I graduated in 2018, went straight to work. Most of my job offers were around $145k/yr (all in public health settings). I was a position making $200k first year and now second year will be making $220k.

I haven't heard of anyone making < $100k since like 2012. That kind of salary is totally unsustainable if you have any sort of student loan debt
 
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thestylishgeek

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I graduated in 2018, went straight to work. Most of my job offers were around $145k/yr (all in public health settings). I was a position making $200k first year and now second year will be making $220k.

I haven't heard of anyone making < $100k since like 2012. That kind of salary is totally unsustainable if you have any sort of student loan debt
may i ask what state you're practicing in? i always wonder if the cali 120k starting estimates quoted on sdn are true
 

MaxAnn

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Starting salary will vary by zip code, and the new doc's employer (assuming they are starting as associate).

Honestly, I think working as an associate for longer than 1-2 years is wasted time. You will never be paid what you're worth unless you're an owner or very least partner in an office.

Also, the real "learning" doesn't take place in residency or working as an associate while the owner takes all the big and most profitable cases for themselves, but happens when you practice and see what patients and work does and doesn't come back to your office.

This is just my opinion, but salary is mainly a consequence of building your "own" practice and growing your business regardless of where you are in the country.
 
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monkeykey

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I graduated in 2018, went straight to work. Most of my job offers were around $145k/yr (all in public health settings). I was a position making $200k first year and now second year will be making $220k.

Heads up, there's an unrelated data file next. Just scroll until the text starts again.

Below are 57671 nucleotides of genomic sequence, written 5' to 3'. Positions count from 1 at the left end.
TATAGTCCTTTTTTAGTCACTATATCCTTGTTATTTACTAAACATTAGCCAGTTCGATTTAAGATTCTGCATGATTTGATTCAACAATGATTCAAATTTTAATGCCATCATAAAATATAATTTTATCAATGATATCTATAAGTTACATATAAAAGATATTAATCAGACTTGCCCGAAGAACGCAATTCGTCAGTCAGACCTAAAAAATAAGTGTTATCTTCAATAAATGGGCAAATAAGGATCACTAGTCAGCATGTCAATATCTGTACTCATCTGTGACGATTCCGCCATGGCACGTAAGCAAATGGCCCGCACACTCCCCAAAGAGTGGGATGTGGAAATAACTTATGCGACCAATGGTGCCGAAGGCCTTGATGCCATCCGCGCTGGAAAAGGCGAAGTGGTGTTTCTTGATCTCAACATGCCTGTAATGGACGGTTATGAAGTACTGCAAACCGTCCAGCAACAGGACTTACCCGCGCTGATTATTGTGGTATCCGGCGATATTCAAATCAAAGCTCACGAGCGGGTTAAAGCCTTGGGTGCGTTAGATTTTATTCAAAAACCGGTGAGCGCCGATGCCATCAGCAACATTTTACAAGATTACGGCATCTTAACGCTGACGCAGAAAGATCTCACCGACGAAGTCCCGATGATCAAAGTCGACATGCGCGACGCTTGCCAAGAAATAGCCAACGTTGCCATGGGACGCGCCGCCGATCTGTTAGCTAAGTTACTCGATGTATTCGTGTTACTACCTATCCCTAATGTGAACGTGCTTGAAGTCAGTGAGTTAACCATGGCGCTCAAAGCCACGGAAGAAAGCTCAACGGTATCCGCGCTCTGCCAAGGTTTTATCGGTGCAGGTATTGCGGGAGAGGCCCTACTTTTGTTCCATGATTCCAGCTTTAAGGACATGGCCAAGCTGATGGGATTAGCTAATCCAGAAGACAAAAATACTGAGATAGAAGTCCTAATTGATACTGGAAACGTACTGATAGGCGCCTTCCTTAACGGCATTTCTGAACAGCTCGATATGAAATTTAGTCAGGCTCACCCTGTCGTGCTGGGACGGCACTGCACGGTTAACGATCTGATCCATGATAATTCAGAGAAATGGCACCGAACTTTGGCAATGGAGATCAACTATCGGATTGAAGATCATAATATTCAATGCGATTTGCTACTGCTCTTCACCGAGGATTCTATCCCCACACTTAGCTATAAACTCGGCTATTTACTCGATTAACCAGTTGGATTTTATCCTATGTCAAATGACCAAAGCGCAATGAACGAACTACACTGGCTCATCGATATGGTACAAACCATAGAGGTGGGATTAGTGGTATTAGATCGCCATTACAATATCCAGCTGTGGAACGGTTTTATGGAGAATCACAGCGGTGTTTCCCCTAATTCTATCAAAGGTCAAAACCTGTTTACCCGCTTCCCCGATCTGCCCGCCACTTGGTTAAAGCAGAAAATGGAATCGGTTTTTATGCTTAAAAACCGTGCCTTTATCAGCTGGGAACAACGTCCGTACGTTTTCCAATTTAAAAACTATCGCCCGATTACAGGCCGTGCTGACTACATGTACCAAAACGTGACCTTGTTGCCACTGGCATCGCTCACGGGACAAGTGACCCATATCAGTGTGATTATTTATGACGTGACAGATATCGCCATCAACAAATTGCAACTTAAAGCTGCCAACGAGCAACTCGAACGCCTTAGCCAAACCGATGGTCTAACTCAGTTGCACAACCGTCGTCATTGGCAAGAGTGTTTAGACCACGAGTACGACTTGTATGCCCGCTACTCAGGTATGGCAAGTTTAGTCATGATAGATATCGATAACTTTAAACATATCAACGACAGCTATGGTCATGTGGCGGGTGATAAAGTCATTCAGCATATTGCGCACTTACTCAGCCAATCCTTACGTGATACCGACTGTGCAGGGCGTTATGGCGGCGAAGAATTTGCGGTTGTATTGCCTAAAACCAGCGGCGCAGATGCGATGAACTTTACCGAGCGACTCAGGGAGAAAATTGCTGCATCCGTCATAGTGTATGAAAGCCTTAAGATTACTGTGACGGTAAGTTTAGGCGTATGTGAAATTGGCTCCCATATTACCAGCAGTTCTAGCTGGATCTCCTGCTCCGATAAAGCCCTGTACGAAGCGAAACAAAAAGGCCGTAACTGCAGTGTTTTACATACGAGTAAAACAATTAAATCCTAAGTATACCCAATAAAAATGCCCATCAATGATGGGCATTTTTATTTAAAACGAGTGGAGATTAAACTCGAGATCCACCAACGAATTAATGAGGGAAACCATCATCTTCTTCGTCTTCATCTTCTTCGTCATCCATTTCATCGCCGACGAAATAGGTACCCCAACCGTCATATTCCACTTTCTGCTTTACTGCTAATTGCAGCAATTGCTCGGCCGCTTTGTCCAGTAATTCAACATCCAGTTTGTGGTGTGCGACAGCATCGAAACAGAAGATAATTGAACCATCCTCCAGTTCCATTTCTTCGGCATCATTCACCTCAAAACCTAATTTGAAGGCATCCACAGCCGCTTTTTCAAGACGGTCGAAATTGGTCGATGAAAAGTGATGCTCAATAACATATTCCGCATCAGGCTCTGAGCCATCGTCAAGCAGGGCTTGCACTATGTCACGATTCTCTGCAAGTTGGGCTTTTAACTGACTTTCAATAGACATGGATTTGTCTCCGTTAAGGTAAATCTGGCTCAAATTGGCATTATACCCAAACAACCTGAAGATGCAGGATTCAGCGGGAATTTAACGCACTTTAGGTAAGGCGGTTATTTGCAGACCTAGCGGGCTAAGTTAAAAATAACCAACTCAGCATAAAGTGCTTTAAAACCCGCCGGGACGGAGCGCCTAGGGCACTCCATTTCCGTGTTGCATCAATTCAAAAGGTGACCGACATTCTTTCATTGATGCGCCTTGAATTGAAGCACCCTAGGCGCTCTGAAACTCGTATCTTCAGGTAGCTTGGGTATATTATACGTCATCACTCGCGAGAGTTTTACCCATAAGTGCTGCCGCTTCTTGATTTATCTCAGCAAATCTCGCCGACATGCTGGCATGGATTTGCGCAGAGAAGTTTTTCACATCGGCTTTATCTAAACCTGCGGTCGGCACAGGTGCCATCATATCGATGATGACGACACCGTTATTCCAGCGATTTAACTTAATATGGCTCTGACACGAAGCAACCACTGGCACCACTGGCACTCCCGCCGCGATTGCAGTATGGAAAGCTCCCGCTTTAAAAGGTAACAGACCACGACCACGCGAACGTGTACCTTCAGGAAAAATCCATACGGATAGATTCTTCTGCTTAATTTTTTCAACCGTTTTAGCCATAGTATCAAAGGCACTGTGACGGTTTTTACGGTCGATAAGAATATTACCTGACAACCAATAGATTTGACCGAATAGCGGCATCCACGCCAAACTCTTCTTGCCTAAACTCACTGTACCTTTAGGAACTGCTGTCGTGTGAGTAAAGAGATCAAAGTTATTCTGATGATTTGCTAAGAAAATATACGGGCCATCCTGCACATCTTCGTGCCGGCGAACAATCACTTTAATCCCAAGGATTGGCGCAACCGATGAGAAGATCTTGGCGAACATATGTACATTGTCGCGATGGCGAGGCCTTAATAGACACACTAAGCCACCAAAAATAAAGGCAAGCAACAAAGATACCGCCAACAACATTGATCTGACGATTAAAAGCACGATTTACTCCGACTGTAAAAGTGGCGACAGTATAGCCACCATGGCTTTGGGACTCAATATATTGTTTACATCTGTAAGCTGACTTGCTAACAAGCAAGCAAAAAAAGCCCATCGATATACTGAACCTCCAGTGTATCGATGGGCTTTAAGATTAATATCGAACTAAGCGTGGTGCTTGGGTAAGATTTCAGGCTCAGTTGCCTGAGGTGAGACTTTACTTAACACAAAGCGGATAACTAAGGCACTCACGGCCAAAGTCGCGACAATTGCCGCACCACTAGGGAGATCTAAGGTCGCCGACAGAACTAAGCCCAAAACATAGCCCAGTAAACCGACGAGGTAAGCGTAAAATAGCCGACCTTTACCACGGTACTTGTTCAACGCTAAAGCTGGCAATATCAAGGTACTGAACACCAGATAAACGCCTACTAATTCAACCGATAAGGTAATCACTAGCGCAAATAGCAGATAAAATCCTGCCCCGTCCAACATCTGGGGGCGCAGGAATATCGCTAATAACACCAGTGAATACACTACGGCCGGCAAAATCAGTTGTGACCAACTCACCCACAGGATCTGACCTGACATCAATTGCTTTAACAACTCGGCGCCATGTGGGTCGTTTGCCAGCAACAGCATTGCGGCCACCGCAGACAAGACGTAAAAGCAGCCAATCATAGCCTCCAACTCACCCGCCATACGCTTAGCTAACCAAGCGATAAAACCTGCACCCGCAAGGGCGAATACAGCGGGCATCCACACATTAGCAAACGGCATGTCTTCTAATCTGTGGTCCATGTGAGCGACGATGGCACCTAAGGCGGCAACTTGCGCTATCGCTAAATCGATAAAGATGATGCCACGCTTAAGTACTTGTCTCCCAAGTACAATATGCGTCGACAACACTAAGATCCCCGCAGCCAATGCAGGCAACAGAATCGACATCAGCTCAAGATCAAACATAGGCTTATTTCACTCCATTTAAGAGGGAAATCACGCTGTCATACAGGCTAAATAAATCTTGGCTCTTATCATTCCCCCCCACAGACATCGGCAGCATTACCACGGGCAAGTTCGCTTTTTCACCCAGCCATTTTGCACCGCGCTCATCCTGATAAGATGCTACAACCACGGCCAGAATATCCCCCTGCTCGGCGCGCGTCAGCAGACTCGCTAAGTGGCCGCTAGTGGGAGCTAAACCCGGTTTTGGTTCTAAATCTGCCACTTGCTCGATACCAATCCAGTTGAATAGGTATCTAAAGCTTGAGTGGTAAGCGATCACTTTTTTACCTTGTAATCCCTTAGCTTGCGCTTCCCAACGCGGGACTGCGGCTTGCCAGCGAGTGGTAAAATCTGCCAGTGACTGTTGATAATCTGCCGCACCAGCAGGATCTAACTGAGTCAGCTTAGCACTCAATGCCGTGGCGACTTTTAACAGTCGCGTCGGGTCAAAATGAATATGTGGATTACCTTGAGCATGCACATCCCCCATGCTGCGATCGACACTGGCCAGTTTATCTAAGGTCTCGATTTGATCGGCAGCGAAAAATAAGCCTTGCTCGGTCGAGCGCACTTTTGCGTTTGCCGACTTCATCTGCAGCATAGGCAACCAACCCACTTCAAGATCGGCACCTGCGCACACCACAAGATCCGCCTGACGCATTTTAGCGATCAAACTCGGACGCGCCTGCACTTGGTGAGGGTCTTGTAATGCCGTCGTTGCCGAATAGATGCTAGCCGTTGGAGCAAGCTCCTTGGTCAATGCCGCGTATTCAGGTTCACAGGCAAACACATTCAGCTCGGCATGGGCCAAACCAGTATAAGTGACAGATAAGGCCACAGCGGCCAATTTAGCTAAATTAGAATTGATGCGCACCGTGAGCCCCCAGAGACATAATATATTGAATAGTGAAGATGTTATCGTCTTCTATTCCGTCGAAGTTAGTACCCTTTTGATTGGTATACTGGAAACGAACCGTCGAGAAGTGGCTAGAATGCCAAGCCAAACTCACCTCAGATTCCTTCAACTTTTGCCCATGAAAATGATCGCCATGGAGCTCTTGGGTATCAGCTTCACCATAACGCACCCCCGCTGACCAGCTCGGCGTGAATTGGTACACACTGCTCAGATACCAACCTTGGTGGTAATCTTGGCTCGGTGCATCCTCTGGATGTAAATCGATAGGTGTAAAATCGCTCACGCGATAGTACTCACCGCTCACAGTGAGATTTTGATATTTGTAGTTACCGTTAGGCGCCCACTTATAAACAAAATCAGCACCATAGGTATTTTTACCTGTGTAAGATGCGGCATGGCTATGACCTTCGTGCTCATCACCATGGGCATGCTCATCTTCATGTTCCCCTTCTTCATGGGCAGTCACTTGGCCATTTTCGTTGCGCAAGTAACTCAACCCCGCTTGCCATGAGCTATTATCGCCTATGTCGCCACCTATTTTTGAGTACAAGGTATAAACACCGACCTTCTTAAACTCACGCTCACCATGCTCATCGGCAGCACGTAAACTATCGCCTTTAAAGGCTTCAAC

I haven't heard of anyone making < $100k since like 2012. That kind of salary is totally unsustainable if you have any sort of student loan debt
I don't understand how people can graduate and start making 145K with no experience while the US BLS says the median dentists is making 152K as of 2018. Where are all of these dentists below the 150K mark?? It seems like everyone is making over 200K on SDN. Am I missing something???
 
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monkeykey

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Also Id be very curious to hear from anyone who graduated with a job in one of the large Texas cities.
 

Cold Front

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If we are talking extremes, It’s possible to graduate and open a practice in 6 months and make $300k first year. That’s what I did, and I don’t think I would recommend it to most new grads.
 
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If we are taking extremes, It’s possible to graduate and open a practice in 6 months and make $300k first year. That’s what I did, and I don’t think I would recommend it to most new grads.
Can you elaborate on how you did this? That's like everyones dream
 

Cold Front

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Dec 6, 2005
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953
281
Ohio
Status
Dentist
Can you elaborate on how you did this? That's like everyones dream
To be fair, I graduated 9 years ago and opened my practice from scratch during an economic recession environment in the midwest. Like I said, and I can’t highlight all the specifics, but it can be done if you are extreme minded and have the guts to pull something like that off. I wouldn’t encourage it, but it can be done if you plan ahead. I started planning opening a practice from scratch when I was in my 3rd yr of dental school - when everyone else was focused on specializing or just trying to get out and finish school.
 

P7898

2+ Year Member
May 14, 2017
174
111
81
I don't understand how people can graduate and start making 145K with no experience while the US BLS says the median dentists is making 152K as of 2018. Where are all of these dentists below the 150K mark?? It seems like everyone is making over 200K on SDN. Am I missing something???
BLS is BS.